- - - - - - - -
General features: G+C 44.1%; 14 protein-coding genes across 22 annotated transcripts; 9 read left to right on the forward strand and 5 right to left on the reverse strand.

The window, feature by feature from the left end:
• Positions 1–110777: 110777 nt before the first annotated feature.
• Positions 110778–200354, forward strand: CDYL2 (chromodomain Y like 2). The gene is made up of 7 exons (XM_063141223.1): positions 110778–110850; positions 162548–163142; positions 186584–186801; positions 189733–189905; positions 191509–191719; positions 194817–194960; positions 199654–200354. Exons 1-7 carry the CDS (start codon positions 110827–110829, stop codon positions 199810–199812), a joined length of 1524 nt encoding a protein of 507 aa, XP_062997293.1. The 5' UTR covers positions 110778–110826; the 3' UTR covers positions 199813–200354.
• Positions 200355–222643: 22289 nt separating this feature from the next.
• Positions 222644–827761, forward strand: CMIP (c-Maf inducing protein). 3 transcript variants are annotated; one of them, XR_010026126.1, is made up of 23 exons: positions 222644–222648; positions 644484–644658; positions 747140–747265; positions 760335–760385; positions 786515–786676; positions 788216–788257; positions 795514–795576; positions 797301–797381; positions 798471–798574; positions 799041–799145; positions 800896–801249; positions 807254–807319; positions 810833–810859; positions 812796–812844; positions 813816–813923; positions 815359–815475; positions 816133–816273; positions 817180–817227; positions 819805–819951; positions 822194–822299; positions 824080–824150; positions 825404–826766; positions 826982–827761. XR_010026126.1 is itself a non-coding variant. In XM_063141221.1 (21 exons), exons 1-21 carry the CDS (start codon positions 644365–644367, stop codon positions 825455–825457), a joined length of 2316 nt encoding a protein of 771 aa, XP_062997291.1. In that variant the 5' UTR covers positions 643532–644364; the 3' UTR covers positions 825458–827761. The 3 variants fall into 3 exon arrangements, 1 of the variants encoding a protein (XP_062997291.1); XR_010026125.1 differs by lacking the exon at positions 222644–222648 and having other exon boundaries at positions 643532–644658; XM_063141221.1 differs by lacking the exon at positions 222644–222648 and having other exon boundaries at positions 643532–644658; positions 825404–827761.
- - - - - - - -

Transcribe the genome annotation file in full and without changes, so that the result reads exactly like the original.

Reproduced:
General features: G+C 44.1%; 14 protein-coding genes across 22 annotated transcripts; 9 read left to right on the forward strand and 5 right to left on the reverse strand.

The window, feature by feature from the left end:
• Positions 1–110777: 110777 nt before the first annotated feature.
• Positions 110778–200354, forward strand: CDYL2 (chromodomain Y like 2). The gene is made up of 7 exons (XM_063141223.1): positions 110778–110850; positions 162548–163142; positions 186584–186801; positions 189733–189905; positions 191509–191719; positions 194817–194960; positions 199654–200354. Exons 1-7 carry the CDS (start codon positions 110827–110829, stop codon positions 199810–199812), a joined length of 1524 nt encoding a protein of 507 aa, XP_062997293.1. The 5' UTR covers positions 110778–110826; the 3' UTR covers positions 199813–200354.
• Positions 200355–222643: 22289 nt separating this feature from the next.
• Positions 222644–827761, forward strand: CMIP (c-Maf inducing protein). 3 transcript variants are annotated; one of them, XR_010026126.1, is made up of 23 exons: positions 222644–222648; positions 644484–644658; positions 747140–747265; positions 760335–760385; positions 786515–786676; positions 788216–788257; positions 795514–795576; positions 797301–797381; positions 798471–798574; positions 799041–799145; positions 800896–801249; positions 807254–807319; positions 810833–810859; positions 812796–812844; positions 813816–813923; positions 815359–815475; positions 816133–816273; positions 817180–817227; positions 819805–819951; positions 822194–822299; positions 824080–824150; positions 825404–826766; positions 826982–827761. XR_010026126.1 is itself a non-coding variant. In XM_063141221.1 (21 exons), exons 1-21 carry the CDS (start codon positions 644365–644367, stop codon positions 825455–825457), a joined length of 2316 nt encoding a protein of 771 aa, XP_062997291.1. In that variant the 5' UTR covers positions 643532–644364; the 3' UTR covers positions 825458–827761. The 3 variants fall into 3 exon arrangements, 1 of the variants encoding a protein (XP_062997291.1); XR_010026125.1 differs by lacking the exon at positions 222644–222648 and having other exon boundaries at positions 643532–644658; XM_063141221.1 differs by lacking the exon at positions 222644–222648 and having other exon boundaries at positions 643532–644658; positions 825404–827761.